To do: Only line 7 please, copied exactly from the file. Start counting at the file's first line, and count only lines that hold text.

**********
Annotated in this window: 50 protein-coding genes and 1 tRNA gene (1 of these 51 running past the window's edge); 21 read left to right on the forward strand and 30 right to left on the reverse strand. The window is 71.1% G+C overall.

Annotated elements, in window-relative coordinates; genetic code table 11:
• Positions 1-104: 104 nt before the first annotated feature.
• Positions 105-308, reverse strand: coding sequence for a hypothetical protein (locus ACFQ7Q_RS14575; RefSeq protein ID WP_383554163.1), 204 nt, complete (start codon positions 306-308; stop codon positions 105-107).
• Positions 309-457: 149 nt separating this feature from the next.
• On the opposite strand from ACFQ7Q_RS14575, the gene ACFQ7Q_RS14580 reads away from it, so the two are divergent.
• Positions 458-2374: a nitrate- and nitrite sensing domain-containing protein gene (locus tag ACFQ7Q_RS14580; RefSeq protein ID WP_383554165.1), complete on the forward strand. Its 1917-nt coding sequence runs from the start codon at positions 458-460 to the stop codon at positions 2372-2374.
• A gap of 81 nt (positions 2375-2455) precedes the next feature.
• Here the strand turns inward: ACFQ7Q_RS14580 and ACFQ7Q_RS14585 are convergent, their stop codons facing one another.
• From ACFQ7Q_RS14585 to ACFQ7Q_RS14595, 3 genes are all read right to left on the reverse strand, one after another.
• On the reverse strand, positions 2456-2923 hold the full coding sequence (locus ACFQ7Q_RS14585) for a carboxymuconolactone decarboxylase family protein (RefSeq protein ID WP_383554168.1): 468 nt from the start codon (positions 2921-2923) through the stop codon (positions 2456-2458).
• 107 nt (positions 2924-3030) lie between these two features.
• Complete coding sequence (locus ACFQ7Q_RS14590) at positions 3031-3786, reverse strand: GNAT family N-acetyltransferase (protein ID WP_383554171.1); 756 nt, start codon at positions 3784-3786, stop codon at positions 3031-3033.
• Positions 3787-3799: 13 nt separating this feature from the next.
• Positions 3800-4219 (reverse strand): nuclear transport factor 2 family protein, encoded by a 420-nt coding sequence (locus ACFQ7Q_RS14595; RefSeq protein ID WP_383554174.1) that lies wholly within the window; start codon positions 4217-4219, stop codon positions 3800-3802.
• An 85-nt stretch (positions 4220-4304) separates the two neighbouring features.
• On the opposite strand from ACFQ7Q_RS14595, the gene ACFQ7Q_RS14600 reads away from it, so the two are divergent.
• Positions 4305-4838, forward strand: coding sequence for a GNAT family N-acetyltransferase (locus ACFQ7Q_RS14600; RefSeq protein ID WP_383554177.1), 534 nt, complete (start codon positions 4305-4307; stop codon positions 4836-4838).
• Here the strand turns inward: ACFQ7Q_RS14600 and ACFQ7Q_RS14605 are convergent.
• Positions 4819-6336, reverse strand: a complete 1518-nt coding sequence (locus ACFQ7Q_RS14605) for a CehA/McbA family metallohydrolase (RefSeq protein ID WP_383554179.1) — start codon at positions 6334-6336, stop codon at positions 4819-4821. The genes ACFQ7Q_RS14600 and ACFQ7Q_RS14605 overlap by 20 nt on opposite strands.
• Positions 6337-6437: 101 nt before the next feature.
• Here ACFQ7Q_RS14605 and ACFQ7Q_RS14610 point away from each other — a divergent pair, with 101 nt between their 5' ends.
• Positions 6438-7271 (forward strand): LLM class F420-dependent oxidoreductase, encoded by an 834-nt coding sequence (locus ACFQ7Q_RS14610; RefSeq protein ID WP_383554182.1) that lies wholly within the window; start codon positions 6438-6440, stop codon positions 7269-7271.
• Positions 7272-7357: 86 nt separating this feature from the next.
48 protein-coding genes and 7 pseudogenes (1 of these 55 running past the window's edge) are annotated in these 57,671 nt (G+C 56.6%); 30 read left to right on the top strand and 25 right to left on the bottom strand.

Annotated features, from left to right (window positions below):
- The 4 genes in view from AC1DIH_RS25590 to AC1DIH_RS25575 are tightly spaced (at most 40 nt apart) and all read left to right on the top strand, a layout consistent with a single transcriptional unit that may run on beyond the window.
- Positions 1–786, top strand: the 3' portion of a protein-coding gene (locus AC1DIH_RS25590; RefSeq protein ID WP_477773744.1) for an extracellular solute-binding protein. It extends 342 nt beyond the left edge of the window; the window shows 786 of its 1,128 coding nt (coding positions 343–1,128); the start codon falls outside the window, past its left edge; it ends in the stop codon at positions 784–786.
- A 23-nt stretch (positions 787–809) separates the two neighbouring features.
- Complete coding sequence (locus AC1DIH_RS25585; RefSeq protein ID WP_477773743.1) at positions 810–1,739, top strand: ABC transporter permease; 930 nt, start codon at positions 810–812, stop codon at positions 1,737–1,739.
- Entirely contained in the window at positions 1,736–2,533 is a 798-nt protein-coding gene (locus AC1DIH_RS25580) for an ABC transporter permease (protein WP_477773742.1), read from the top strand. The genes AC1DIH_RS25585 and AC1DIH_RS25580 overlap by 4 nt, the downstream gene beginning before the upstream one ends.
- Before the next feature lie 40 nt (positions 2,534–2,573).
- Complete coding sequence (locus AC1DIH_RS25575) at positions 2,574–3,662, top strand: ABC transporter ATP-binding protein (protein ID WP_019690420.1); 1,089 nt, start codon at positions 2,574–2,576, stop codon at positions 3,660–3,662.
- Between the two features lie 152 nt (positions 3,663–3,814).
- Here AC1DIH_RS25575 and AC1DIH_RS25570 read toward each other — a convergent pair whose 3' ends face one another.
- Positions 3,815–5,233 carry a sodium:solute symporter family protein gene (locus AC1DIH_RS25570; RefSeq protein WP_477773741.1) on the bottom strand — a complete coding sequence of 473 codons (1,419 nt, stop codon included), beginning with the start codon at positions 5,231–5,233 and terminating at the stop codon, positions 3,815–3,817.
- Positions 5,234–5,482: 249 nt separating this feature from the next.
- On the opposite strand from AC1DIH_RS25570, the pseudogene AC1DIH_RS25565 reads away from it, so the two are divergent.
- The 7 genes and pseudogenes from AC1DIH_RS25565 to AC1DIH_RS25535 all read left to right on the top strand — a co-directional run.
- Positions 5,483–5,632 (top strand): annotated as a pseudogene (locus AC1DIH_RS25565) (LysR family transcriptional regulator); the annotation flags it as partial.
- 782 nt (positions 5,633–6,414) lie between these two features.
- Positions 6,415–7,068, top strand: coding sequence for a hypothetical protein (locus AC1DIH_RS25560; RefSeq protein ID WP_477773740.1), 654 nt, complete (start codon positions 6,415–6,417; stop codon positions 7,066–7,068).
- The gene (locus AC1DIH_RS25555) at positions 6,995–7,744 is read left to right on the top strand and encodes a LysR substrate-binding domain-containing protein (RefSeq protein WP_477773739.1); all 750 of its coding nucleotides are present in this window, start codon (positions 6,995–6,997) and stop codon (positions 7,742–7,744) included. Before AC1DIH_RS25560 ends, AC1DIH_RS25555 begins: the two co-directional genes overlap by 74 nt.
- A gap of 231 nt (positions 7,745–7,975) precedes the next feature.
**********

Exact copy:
• Positions 458-2374: a nitrate- and nitrite sensing domain-containing protein gene (locus tag ACFQ7Q_RS14580; RefSeq protein ID WP_383554165.1), complete on the forward strand. Its 1917-nt coding sequence runs from the start codon at positions 458-460 to the stop codon at positions 2372-2374.